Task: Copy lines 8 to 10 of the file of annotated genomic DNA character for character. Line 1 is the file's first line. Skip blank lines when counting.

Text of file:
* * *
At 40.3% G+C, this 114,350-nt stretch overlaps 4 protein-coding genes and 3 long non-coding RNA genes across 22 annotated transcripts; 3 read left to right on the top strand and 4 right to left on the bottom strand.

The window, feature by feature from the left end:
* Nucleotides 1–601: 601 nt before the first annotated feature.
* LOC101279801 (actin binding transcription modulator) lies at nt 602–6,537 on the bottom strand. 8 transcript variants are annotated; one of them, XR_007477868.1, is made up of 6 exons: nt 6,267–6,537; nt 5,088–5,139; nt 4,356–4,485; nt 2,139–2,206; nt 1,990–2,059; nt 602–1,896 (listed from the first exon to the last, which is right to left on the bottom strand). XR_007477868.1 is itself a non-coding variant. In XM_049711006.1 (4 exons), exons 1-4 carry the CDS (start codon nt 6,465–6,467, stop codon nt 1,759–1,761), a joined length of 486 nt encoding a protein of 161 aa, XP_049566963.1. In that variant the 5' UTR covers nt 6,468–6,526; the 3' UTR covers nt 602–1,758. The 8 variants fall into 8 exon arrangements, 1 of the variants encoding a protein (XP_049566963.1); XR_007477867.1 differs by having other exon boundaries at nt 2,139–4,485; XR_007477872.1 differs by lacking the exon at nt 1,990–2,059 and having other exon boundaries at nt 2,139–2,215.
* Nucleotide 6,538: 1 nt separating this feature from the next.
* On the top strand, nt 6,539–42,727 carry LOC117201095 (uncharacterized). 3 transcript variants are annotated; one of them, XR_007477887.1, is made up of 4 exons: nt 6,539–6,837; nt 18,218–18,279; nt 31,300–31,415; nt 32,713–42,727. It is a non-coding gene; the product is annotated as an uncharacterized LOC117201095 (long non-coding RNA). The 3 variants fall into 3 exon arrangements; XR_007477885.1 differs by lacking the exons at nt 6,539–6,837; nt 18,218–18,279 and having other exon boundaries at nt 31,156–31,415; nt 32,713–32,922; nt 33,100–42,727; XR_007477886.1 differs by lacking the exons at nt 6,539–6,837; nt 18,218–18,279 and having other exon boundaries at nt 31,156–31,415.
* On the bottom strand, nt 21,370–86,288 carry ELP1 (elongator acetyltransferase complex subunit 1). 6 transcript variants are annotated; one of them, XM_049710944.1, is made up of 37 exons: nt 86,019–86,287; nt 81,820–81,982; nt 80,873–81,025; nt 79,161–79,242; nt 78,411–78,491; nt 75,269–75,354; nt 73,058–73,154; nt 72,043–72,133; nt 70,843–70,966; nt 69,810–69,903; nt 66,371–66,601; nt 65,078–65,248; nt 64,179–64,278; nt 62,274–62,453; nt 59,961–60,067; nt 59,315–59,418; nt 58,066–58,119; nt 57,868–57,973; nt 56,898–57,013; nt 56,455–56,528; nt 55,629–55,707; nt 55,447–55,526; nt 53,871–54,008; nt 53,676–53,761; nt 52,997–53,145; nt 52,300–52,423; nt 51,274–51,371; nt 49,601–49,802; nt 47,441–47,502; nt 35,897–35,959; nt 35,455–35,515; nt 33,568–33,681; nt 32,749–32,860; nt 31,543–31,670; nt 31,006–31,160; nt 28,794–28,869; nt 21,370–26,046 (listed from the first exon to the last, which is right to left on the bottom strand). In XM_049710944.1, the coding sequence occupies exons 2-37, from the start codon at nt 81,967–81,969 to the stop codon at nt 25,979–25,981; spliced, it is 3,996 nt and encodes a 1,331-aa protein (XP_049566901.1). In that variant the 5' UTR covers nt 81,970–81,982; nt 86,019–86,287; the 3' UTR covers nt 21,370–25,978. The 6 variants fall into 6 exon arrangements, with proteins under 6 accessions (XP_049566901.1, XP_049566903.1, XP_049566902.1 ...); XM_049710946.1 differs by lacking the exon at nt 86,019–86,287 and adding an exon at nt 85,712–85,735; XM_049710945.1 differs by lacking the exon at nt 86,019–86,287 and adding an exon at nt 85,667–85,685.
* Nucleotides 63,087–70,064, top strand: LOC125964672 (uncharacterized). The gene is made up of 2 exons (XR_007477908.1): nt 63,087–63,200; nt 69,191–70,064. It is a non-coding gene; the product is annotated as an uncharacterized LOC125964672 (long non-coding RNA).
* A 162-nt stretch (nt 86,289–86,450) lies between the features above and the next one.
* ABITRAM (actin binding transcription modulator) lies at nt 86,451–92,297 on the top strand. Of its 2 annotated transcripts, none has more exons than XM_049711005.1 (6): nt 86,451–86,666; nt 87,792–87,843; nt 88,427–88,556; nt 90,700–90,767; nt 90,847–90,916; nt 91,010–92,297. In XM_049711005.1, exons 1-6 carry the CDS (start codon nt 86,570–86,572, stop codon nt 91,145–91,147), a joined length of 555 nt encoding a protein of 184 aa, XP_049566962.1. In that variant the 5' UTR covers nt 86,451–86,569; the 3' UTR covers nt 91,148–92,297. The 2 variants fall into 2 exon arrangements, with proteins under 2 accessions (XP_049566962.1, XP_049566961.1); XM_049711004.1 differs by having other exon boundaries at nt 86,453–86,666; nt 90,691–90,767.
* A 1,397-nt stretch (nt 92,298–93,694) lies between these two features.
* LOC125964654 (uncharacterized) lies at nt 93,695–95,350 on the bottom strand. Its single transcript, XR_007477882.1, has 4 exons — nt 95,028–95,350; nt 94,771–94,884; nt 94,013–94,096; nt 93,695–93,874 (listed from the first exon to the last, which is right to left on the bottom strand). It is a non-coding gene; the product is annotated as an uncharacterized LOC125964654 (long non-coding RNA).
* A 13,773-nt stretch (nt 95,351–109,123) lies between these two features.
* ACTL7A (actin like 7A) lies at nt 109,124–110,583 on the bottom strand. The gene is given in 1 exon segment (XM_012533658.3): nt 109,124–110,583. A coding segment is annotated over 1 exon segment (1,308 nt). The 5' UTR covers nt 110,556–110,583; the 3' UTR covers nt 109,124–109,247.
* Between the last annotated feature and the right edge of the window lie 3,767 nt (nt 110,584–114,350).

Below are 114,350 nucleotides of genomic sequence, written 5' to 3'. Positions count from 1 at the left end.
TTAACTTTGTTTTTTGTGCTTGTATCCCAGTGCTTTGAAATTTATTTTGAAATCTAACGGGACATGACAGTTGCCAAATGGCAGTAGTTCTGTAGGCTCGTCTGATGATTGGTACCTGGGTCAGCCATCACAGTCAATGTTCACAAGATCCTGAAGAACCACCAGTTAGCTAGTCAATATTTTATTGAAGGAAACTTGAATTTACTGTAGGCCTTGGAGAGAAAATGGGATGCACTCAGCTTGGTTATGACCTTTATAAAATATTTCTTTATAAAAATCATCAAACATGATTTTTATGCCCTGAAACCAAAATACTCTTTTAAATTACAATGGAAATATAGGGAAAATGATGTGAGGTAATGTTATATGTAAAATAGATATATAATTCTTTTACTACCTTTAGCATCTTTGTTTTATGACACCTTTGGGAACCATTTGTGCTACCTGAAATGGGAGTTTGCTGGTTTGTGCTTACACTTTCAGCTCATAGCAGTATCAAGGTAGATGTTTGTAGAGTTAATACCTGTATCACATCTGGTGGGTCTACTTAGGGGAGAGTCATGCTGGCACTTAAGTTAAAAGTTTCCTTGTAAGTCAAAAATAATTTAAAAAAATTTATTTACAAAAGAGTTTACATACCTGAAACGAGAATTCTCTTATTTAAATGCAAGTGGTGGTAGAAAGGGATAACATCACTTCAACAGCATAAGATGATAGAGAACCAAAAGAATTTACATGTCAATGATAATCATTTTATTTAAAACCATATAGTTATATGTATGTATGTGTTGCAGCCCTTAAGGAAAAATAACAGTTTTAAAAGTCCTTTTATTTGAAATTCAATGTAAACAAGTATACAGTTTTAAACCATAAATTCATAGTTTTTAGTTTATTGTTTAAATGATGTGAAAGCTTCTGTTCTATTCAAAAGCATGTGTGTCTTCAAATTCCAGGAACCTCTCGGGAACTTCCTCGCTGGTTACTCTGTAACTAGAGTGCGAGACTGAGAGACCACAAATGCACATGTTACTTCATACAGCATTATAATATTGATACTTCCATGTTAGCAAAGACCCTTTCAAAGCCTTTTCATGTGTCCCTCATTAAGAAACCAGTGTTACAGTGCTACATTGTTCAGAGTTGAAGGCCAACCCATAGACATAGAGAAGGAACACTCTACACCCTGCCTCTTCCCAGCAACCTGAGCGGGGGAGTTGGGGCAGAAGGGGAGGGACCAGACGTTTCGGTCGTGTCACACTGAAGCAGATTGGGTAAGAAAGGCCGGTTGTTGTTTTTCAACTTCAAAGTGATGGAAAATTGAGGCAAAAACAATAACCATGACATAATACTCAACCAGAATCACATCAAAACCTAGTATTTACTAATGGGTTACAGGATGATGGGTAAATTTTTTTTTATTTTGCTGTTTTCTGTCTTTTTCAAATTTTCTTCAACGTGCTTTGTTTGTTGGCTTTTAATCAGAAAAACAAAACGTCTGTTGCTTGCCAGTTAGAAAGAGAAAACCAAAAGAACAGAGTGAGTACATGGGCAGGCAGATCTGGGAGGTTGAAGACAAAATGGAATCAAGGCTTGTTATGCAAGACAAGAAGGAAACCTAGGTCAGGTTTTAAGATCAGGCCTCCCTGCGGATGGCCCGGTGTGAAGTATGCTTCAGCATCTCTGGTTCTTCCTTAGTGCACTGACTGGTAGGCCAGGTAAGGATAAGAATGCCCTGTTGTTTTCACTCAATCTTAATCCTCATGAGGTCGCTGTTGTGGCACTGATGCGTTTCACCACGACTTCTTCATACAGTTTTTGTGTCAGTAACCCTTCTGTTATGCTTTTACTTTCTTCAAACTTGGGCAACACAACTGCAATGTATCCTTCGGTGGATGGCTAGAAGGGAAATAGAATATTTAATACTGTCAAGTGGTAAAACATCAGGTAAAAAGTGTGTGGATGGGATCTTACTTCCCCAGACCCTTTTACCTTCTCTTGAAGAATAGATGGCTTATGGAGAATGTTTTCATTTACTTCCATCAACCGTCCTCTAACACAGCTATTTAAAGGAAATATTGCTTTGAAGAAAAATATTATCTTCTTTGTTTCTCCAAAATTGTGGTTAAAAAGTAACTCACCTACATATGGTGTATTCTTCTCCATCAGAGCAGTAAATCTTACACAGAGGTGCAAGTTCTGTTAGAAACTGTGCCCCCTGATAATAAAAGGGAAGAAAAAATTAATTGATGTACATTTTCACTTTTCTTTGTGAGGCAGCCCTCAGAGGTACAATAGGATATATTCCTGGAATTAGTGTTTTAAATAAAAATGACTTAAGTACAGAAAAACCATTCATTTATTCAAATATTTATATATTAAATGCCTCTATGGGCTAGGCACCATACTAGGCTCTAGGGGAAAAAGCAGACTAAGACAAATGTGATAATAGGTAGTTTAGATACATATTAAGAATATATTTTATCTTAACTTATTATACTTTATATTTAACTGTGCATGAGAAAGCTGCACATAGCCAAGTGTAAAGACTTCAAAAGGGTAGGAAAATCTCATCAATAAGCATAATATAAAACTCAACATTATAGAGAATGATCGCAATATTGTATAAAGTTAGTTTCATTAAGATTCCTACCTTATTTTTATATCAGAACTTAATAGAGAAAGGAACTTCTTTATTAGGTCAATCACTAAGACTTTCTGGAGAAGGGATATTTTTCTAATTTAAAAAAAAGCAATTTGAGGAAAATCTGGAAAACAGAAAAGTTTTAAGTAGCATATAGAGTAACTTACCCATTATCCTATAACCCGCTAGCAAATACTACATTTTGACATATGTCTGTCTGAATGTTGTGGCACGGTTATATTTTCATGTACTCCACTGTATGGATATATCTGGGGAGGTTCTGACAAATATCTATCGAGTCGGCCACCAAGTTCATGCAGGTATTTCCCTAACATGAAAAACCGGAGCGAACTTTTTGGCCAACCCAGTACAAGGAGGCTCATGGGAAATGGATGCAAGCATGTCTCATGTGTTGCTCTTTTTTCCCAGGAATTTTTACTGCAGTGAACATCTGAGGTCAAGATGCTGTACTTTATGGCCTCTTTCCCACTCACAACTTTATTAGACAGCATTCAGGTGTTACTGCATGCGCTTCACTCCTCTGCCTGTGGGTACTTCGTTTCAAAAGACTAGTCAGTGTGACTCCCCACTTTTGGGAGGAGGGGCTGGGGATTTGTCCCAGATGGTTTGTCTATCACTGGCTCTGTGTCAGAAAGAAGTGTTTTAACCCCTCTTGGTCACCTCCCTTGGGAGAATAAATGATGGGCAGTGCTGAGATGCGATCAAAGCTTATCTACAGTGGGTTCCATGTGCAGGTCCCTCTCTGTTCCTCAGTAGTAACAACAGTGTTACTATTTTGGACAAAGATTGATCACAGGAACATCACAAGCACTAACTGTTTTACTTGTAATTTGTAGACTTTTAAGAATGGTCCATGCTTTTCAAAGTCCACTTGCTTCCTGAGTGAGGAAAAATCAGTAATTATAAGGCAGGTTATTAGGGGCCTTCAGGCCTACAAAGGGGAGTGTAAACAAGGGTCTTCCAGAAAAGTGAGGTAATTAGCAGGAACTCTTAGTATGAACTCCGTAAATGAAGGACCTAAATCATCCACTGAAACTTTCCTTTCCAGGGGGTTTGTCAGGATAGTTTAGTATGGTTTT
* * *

* Nucleotides 63,087–70,064, top strand: LOC125964672 (uncharacterized). The gene is made up of 2 exons (XR_007477908.1): nt 63,087–63,200; nt 69,191–70,064. It is a non-coding gene; the product is annotated as an uncharacterized LOC125964672 (long non-coding RNA).
* A 162-nt stretch (nt 86,289–86,450) lies between the features above and the next one.
* ABITRAM (actin binding transcription modulator) lies at nt 86,451–92,297 on the top strand. Of its 2 annotated transcripts, none has more exons than XM_049711005.1 (6): nt 86,451–86,666; nt 87,792–87,843; nt 88,427–88,556; nt 90,700–90,767; nt 90,847–90,916; nt 91,010–92,297. In XM_049711005.1, exons 1-6 carry the CDS (start codon nt 86,570–86,572, stop codon nt 91,145–91,147), a joined length of 555 nt encoding a protein of 184 aa, XP_049566962.1. In that variant the 5' UTR covers nt 86,451–86,569; the 3' UTR covers nt 91,148–92,297. The 2 variants fall into 2 exon arrangements, with proteins under 2 accessions (XP_049566962.1, XP_049566961.1); XM_049711004.1 differs by having other exon boundaries at nt 86,453–86,666; nt 90,691–90,767.